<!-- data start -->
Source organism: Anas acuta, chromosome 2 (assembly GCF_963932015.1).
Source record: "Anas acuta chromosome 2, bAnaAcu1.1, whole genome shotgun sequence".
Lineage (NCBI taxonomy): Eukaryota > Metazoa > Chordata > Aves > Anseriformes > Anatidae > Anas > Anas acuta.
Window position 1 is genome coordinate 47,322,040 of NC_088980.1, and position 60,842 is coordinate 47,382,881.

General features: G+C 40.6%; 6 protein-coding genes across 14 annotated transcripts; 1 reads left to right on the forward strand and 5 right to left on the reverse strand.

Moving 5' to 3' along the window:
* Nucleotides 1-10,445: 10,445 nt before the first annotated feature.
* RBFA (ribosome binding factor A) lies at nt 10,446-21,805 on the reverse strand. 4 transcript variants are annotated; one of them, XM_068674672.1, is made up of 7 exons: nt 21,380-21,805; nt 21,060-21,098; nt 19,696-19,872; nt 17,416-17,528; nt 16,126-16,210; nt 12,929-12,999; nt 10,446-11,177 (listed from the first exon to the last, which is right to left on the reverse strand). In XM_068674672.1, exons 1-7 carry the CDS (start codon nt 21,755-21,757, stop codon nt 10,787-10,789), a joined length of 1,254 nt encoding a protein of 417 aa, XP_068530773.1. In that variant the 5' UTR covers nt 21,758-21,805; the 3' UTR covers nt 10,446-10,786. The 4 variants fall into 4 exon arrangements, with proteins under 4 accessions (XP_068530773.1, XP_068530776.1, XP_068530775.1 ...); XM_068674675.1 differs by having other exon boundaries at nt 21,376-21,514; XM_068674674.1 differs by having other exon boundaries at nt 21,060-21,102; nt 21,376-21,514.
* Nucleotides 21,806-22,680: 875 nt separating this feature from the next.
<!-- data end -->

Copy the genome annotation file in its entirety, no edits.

Source organism: Anas acuta, chromosome 2 (assembly GCF_963932015.1).
Source record: "Anas acuta chromosome 2, bAnaAcu1.1, whole genome shotgun sequence".
Lineage (NCBI taxonomy): Eukaryota > Metazoa > Chordata > Aves > Anseriformes > Anatidae > Anas > Anas acuta.
Window position 1 is genome coordinate 47,322,040 of NC_088980.1, and position 60,842 is coordinate 47,382,881.

General features: G+C 40.6%; 6 protein-coding genes across 14 annotated transcripts; 1 reads left to right on the forward strand and 5 right to left on the reverse strand.

Moving 5' to 3' along the window:
* Nucleotides 1-10,445: 10,445 nt before the first annotated feature.
* RBFA (ribosome binding factor A) lies at nt 10,446-21,805 on the reverse strand. 4 transcript variants are annotated; one of them, XM_068674672.1, is made up of 7 exons: nt 21,380-21,805; nt 21,060-21,098; nt 19,696-19,872; nt 17,416-17,528; nt 16,126-16,210; nt 12,929-12,999; nt 10,446-11,177 (listed from the first exon to the last, which is right to left on the reverse strand). In XM_068674672.1, exons 1-7 carry the CDS (start codon nt 21,755-21,757, stop codon nt 10,787-10,789), a joined length of 1,254 nt encoding a protein of 417 aa, XP_068530773.1. In that variant the 5' UTR covers nt 21,758-21,805; the 3' UTR covers nt 10,446-10,786. The 4 variants fall into 4 exon arrangements, with proteins under 4 accessions (XP_068530773.1, XP_068530776.1, XP_068530775.1 ...); XM_068674675.1 differs by having other exon boundaries at nt 21,376-21,514; XM_068674674.1 differs by having other exon boundaries at nt 21,060-21,102; nt 21,376-21,514.
* Nucleotides 21,806-22,680: 875 nt separating this feature from the next.